Funding for students with SEND
In England, there are two main sources of funding in addition to the core funding for Further Education:
- High Needs Funding
- Learning Support Funding for Adults and Apprentices
This section describes both these sources of funding, provides links to training videos, and also describes LA contracts and the process of negotiating fees.
1. High Needs Funding
The high needs funding system was introduced in 2013/14, a year prior to the Children and Families Act. A high needs student is defined as a young person who requires additional support costing over £6,000.
There is a close but not 100% correlation between those students with EHC plans and those who attract high needs funding. Students aged 16-19 can be high needs funded without a plan; those aged 19+ must have a plan to be high needs funded.
Almost all students – about 6,200 – in specialist colleges fall into the high needs group.
Natspec offers a training course for college staff on the funding system, available in-house or as a public course. Please complete an expression of interest form if you would like to attend.
The high needs funding system has the following components:
- Element 1 is the basic funding formula for 16 to 19 year olds, and 19-25 year olds with an EHCP
- Element 2 is £6,000 of support
- Element 3 is additional (top up) funding to pay for further support costs.
E1 and E2 are paid directly to specialist colleges by the ESFA, using data from the previous year’s ILR returns to determine numbers. These two elements are called place funding, not linked to individual students. E3 is paid by the local authority agreeing the placement with the college.
Audit and compliance: Specialist colleges are audited under the same process as Independent Learning Providers, and must conform to the funding compliance requirements in the following document:
High Needs guidance: The Education and Skills Funding Agency publishes an operational guide each year which describes how the funding system works:
Training and guidance: The following links take you to ETF and CDC guides on the funding system.
2. Learning Support Funding, Adults and Apprentices
For students with additional needs who are not high needs funded, there are a number of other funding sources. Watch our webinar on how to access and use learning support funding for young people and adults to find out more.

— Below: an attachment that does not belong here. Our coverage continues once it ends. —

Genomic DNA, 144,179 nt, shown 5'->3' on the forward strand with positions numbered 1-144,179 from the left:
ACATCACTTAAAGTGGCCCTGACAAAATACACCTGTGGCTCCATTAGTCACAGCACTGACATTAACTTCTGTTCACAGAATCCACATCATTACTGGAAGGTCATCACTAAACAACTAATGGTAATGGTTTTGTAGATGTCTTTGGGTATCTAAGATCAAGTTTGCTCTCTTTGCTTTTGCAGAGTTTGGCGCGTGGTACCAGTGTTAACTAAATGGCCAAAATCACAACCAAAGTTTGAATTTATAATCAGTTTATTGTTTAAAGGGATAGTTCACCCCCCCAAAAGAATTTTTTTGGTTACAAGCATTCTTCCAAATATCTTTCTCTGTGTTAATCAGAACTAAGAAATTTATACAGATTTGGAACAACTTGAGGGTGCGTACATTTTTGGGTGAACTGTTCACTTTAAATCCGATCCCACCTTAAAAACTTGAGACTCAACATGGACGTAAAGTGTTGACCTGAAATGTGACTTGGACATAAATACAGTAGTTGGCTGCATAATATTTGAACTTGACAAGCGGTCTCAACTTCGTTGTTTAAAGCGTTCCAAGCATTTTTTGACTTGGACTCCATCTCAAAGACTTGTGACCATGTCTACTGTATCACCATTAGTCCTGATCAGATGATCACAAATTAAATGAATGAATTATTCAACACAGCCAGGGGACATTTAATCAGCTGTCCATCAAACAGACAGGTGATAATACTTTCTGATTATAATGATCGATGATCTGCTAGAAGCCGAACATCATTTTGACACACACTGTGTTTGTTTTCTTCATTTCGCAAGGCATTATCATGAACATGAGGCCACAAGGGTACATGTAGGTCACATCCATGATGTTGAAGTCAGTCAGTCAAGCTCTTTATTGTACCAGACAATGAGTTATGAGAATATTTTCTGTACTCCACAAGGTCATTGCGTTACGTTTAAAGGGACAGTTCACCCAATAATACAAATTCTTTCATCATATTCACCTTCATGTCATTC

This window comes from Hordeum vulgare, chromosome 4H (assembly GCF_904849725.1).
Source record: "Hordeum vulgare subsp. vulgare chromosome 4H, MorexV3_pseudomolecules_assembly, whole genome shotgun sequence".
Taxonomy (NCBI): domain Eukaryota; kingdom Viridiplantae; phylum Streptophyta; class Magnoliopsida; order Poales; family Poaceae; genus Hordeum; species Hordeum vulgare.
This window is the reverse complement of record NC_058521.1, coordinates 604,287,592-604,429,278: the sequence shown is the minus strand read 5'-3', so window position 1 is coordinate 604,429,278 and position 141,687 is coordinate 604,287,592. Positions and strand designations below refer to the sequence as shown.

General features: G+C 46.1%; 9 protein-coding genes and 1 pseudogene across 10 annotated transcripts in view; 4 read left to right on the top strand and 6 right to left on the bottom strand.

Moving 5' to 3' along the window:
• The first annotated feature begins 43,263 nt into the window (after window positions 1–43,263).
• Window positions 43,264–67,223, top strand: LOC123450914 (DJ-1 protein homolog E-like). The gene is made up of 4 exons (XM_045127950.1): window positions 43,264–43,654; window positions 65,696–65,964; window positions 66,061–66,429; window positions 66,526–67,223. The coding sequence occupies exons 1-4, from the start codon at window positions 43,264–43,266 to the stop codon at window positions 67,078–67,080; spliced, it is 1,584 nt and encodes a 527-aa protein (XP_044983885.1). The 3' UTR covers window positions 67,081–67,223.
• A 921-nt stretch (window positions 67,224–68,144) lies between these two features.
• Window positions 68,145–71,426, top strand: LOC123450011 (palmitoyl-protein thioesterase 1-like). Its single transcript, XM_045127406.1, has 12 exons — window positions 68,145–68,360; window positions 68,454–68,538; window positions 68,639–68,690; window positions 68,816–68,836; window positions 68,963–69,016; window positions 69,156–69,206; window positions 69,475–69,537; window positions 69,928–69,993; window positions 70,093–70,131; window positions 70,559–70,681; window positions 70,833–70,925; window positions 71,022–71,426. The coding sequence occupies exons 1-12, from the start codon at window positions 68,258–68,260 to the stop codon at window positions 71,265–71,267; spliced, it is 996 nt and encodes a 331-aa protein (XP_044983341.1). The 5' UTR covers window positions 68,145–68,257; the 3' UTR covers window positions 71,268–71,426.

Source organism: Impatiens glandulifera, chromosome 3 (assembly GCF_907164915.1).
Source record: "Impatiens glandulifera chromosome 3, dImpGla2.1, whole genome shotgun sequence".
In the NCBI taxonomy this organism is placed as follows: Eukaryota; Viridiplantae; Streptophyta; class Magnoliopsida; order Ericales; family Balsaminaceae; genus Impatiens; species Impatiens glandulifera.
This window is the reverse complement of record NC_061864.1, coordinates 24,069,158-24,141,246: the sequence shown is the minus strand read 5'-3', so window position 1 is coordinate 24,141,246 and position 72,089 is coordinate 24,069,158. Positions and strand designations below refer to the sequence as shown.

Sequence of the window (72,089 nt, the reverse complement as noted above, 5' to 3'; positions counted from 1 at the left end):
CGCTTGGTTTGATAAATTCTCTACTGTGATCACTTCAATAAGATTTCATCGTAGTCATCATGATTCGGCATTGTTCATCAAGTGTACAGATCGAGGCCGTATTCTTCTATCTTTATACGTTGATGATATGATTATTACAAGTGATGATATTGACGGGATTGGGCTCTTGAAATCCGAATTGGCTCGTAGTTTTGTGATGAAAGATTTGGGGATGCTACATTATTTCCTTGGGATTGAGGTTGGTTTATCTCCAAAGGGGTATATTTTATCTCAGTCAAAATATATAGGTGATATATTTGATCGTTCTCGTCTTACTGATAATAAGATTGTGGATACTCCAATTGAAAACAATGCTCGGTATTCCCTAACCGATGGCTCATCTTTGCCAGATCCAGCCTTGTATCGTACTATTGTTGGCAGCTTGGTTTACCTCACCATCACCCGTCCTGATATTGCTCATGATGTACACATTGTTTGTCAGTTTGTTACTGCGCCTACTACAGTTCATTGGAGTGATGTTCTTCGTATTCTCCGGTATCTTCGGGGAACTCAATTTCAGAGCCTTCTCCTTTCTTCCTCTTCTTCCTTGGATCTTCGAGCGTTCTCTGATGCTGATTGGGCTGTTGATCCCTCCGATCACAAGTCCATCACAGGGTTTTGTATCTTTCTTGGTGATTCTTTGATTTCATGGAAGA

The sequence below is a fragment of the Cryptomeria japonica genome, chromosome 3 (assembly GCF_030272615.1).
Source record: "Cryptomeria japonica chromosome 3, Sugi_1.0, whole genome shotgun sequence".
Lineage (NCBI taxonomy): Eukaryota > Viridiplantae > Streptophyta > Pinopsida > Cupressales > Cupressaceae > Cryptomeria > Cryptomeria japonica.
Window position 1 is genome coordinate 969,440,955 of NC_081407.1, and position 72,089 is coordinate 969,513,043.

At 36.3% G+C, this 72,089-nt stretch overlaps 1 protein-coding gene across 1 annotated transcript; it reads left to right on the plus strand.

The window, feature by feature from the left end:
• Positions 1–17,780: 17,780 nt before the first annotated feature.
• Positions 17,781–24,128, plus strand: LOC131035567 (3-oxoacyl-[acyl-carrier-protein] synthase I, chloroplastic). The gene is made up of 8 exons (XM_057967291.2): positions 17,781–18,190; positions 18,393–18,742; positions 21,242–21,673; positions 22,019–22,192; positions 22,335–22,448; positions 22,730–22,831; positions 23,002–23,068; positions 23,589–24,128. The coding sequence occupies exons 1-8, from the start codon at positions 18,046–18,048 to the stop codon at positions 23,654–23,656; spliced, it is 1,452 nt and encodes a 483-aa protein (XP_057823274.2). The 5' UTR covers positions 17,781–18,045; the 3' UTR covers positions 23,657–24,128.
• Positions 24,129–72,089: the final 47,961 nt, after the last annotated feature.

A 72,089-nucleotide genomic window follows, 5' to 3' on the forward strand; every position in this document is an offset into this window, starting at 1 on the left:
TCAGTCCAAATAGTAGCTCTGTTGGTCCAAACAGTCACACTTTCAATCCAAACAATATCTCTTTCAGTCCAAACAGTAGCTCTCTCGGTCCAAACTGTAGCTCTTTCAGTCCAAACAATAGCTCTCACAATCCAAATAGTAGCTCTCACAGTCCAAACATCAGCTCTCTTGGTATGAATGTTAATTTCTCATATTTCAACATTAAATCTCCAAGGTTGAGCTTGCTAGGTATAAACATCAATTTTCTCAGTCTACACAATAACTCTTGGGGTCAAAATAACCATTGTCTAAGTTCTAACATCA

Local authorities pay high needs funding Element 3 (sometimes called Top-Up funding). For students attracting high needs funding, the college will need to agree a contract with the commissioning local authority. Natspec recommends the use of the national schools and colleges contract, agreed between NASS, Natspec, and local government organisations in 2013. Download the contract, including additional GDPR guidance, below.
Negotiating fees, procurement systems and LA commissioning
The following downloadable reports were prepared for Natspec by acl consulting.
Negotiating College Funding identifies practices that Natspec member colleges might adopt when negotiating student placements with local authority commissioners. It aims to provide members with a systematic approach to programme pricing. This should help ensure the fees colleges charge are sufficient to cover their reasonable operating costs, including fixed costs (e.g. management and other central staff, premises, utilities) not directly related to an individual student’s programme. It does not recommend particular fee levels or funding approaches.
LA procurement practices for High Needs placements is aimed at local authorities. It proposes a ‘light touch method’ for those wishing to use procurement systems for high needs placements such as Frameworks and Dynamic Purchasing Systems. It will be of interest to Natspec members currently participating in procurement systems or contracting with LAs that are considering such systems.
LA Commissioning and the HN funding system was jointly commissioned by Natspec, the Local Government Association, and the Association of Colleges. It examines how the HN funding system and LA commissioning operates in practice from the point of view of both LAs and providers and recommends some radical changes.
Natspec Funding Reports
Read the report.